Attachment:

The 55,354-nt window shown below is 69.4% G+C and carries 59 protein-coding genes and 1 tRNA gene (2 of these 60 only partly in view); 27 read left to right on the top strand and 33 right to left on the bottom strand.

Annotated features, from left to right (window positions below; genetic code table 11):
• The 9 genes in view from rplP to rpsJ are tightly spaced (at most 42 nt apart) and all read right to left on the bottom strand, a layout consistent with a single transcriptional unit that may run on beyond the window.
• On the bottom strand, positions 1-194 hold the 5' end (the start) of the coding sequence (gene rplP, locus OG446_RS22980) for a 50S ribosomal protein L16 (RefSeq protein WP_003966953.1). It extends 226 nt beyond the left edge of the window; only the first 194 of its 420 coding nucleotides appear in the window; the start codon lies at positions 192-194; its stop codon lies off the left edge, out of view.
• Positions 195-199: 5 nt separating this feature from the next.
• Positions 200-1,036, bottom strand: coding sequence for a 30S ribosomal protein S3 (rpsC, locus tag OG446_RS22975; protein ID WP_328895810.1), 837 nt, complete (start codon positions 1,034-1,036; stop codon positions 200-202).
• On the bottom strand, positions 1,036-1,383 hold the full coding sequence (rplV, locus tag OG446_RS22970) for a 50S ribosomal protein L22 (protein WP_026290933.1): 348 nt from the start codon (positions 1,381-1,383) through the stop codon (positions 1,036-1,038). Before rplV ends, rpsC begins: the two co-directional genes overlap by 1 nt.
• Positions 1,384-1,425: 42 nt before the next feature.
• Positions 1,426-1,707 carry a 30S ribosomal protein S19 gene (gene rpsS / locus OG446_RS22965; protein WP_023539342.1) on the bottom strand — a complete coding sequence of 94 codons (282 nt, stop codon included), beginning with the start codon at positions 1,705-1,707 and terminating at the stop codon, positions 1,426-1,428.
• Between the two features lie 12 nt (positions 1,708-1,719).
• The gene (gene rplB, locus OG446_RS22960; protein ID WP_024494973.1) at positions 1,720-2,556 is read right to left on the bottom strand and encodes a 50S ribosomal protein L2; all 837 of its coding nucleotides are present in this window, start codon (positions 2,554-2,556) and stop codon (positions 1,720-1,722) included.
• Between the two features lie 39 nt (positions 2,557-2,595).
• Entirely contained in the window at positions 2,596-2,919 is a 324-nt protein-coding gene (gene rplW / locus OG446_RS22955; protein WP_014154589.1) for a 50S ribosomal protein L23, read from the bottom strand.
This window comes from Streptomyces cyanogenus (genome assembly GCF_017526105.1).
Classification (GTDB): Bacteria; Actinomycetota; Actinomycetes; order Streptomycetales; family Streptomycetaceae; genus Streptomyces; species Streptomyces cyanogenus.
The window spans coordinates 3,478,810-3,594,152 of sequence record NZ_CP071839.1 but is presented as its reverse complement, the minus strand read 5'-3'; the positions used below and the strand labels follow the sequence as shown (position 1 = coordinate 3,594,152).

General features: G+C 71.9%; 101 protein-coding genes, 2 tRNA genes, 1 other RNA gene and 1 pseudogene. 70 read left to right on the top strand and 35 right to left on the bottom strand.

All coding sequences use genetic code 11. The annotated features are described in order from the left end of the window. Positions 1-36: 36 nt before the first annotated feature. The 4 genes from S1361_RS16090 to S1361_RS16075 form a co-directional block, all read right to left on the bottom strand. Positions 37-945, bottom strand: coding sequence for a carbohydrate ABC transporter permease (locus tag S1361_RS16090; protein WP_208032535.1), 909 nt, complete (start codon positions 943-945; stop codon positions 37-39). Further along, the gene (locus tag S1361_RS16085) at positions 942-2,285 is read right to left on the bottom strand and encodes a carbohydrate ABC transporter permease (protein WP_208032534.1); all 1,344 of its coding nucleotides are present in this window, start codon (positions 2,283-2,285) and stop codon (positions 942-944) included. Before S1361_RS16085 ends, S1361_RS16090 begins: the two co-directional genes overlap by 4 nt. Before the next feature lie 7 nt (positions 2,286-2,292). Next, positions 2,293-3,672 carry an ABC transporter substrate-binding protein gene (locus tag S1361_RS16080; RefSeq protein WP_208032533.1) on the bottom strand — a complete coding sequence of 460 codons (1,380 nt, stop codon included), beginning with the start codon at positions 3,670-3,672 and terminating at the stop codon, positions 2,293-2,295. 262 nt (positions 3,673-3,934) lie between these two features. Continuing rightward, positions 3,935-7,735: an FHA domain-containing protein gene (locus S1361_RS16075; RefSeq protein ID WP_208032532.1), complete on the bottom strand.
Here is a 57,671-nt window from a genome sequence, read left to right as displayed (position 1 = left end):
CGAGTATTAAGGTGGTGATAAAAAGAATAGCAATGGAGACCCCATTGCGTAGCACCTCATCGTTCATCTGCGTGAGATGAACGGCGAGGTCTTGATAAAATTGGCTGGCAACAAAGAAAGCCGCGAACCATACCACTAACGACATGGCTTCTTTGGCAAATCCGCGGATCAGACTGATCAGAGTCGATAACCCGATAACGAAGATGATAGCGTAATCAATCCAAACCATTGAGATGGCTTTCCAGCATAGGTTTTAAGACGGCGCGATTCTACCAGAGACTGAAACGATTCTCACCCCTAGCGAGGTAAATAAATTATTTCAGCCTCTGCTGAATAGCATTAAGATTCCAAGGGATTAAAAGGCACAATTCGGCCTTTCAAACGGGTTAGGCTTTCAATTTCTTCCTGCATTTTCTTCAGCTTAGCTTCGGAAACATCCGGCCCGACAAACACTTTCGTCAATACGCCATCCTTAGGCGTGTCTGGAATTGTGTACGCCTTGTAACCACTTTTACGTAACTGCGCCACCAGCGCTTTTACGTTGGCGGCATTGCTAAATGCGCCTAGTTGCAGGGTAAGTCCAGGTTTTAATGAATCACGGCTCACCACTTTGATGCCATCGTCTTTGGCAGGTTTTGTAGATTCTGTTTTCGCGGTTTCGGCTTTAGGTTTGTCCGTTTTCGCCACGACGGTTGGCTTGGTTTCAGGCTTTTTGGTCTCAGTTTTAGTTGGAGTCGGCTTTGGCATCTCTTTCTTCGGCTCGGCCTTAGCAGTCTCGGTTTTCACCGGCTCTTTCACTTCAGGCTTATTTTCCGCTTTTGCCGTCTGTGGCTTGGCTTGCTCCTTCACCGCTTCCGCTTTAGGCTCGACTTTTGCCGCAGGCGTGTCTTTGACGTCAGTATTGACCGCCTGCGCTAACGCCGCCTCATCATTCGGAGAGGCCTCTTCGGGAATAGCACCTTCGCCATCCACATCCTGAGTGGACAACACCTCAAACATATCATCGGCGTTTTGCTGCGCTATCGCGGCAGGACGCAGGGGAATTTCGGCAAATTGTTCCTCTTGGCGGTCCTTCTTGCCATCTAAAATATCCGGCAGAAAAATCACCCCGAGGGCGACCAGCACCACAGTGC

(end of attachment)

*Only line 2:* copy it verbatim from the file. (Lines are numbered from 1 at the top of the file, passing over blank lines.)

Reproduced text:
Annotated features, from left to right (window positions below; genetic code table 11):